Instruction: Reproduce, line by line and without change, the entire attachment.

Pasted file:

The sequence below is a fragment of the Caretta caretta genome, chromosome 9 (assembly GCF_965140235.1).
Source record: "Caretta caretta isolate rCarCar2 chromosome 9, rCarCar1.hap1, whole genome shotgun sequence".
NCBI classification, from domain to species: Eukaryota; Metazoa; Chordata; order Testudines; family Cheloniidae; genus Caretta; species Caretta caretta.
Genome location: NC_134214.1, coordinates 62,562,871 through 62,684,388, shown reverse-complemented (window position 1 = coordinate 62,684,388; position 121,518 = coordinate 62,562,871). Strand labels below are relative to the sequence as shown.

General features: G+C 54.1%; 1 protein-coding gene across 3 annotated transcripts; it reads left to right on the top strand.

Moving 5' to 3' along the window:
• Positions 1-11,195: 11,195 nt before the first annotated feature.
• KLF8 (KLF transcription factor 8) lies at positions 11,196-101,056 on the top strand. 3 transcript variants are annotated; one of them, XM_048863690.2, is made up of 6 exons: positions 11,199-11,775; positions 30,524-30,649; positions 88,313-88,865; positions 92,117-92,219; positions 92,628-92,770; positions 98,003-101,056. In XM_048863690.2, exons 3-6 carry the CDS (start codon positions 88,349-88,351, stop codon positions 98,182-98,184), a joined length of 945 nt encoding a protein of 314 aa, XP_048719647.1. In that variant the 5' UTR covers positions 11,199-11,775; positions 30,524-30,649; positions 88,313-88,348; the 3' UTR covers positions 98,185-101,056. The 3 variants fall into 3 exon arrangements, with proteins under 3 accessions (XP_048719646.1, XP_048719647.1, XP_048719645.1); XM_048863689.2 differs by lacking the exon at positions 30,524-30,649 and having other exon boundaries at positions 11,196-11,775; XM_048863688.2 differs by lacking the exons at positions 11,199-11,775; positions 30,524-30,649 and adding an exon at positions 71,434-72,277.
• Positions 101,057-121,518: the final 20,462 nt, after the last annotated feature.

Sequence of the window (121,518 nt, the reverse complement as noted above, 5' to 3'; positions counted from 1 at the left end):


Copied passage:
The sequence below is a fragment of the Caretta caretta genome, chromosome 9 (assembly GCF_965140235.1).
Source record: "Caretta caretta isolate rCarCar2 chromosome 9, rCarCar1.hap1, whole genome shotgun sequence".
NCBI classification, from domain to species: Eukaryota; Metazoa; Chordata; order Testudines; family Cheloniidae; genus Caretta; species Caretta caretta.
Genome location: NC_134214.1, coordinates 62,562,871 through 62,684,388, shown reverse-complemented (window position 1 = coordinate 62,684,388; position 121,518 = coordinate 62,562,871). Strand labels below are relative to the sequence as shown.

General features: G+C 54.1%; 1 protein-coding gene across 3 annotated transcripts; it reads left to right on the top strand.

Moving 5' to 3' along the window:
• Positions 1-11,195: 11,195 nt before the first annotated feature.
• KLF8 (KLF transcription factor 8) lies at positions 11,196-101,056 on the top strand. 3 transcript variants are annotated; one of them, XM_048863690.2, is made up of 6 exons: positions 11,199-11,775; positions 30,524-30,649; positions 88,313-88,865; positions 92,117-92,219; positions 92,628-92,770; positions 98,003-101,056. In XM_048863690.2, exons 3-6 carry the CDS (start codon positions 88,349-88,351, stop codon positions 98,182-98,184), a joined length of 945 nt encoding a protein of 314 aa, XP_048719647.1. In that variant the 5' UTR covers positions 11,199-11,775; positions 30,524-30,649; positions 88,313-88,348; the 3' UTR covers positions 98,185-101,056. The 3 variants fall into 3 exon arrangements, with proteins under 3 accessions (XP_048719646.1, XP_048719647.1, XP_048719645.1); XM_048863689.2 differs by lacking the exon at positions 30,524-30,649 and having other exon boundaries at positions 11,196-11,775; XM_048863688.2 differs by lacking the exons at positions 11,199-11,775; positions 30,524-30,649 and adding an exon at positions 71,434-72,277.
• Positions 101,057-121,518: the final 20,462 nt, after the last annotated feature.

Sequence of the window (121,518 nt, the reverse complement as noted above, 5' to 3'; positions counted from 1 at the left end):